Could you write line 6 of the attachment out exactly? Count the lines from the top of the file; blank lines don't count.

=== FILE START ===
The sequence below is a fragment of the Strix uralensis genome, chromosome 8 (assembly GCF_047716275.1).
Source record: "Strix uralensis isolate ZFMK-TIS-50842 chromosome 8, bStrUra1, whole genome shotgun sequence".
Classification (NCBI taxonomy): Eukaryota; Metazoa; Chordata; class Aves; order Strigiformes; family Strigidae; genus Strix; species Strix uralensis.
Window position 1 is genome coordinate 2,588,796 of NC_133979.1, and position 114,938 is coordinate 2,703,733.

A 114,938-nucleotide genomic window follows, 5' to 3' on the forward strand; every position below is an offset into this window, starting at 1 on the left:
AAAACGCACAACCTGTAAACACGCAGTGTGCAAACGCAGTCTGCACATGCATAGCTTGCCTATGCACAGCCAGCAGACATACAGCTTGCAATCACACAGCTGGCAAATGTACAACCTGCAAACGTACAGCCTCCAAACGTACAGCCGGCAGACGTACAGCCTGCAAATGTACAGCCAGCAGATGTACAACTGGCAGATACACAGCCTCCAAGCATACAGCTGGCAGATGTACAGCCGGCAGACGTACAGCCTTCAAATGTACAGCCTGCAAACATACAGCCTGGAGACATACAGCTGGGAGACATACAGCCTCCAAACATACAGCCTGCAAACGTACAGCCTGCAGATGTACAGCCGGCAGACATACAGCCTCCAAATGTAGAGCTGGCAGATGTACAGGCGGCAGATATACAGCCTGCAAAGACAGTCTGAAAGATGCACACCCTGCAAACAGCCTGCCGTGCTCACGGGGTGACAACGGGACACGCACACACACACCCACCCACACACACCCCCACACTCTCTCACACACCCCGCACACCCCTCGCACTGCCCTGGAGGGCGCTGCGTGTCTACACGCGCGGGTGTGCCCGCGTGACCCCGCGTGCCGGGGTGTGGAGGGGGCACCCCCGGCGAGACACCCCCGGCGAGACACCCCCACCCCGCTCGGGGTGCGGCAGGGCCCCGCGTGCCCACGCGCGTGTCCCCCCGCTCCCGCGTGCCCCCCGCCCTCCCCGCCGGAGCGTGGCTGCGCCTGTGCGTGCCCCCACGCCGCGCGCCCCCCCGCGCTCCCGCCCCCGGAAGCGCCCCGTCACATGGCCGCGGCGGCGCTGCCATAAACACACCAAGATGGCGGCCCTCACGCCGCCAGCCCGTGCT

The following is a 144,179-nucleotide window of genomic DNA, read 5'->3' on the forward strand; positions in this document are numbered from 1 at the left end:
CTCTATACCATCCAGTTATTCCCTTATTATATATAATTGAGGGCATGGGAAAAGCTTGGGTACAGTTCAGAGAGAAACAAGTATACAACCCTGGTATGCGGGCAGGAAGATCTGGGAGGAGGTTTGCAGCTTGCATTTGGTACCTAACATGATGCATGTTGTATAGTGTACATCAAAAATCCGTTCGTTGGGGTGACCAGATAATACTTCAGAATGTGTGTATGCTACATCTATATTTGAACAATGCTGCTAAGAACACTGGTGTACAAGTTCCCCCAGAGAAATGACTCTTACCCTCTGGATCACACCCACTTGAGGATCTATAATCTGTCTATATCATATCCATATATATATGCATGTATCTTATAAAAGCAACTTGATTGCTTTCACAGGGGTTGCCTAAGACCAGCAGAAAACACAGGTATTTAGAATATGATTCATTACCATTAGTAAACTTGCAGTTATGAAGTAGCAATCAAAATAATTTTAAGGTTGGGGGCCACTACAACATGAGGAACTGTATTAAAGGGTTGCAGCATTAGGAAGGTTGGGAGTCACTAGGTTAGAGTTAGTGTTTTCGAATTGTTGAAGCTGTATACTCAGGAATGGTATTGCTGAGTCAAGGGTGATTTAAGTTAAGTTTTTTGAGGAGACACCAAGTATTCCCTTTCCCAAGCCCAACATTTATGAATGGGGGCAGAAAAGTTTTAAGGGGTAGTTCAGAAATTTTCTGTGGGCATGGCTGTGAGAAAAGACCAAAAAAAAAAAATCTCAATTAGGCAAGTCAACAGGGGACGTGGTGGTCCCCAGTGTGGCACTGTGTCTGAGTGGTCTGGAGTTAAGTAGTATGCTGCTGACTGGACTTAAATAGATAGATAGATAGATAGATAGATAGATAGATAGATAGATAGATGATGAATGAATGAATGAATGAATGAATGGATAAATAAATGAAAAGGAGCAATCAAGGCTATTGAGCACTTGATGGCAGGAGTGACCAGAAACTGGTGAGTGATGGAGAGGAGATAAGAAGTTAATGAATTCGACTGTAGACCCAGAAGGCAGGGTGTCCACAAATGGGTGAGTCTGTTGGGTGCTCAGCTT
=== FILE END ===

AAAACGCACAACCTGTAAACACGCAGTGTGCAAACGCAGTCTGCACATGCATAGCTTGCCTATGCACAGCCAGCAGACATACAGCTTGCAATCACACAGCTGGCAAATGTACAACCTGCAAACGTACAGCCTCCAAACGTACAGCCGGCAGACGTACAGCCTGCAAATGTACAGCCAGCAGATGTACAACTGGCAGATACACAGCCTCCAAGCATACAGCTGGCAGATGTACAGCCGGCAGACGTACAGCCTTCAAATGTACAGCCTGCAAACATACAGCCTGGAGACATACAGCTGGGAGACATACAGCCTCCAAACATACAGCCTGCAAACGTACAGCCTGCAGATGTACAGCCGGCAGACATACAGCCTCCAAATGTAGAGCTGGCAGATGTACAGGCGGCAGATATACAGCCTGCAAAGACAGTCTGAAAGATGCACACCCTGCAAACAGCCTGCCGTGCTCACGGGGTGACAACGGGACACGCACACACACACCCACCCACACACACCCCCACACTCTCTCACACACCCCGCACACCCCTCGCACTGCCCTGGAGGGCGCTGCGTGTCTACACGCGCGGGTGTGCCCGCGTGACCCCGCGTGCCGGGGTGTGGAGGGGGCACCCCCGGCGAGACACCCCCGGCGAGACACCCCCACCCCGCTCGGGGTGCGGCAGGGCCCCGCGTGCCCACGCGCGTGTCCCCCCGCTCCCGCGTGCCCCCCGCCCTCCCCGCCGGAGCGTGGCTGCGCCTGTGCGTGCCCCCACGCCGCGCGCCCCCCCGCGCTCCCGCCCCCGGAAGCGCCCCGTCACATGGCCGCGGCGGCGCTGCCATAAACACACCAAGATGGCGGCCCTCACGCCGCCAGCCCGTGCT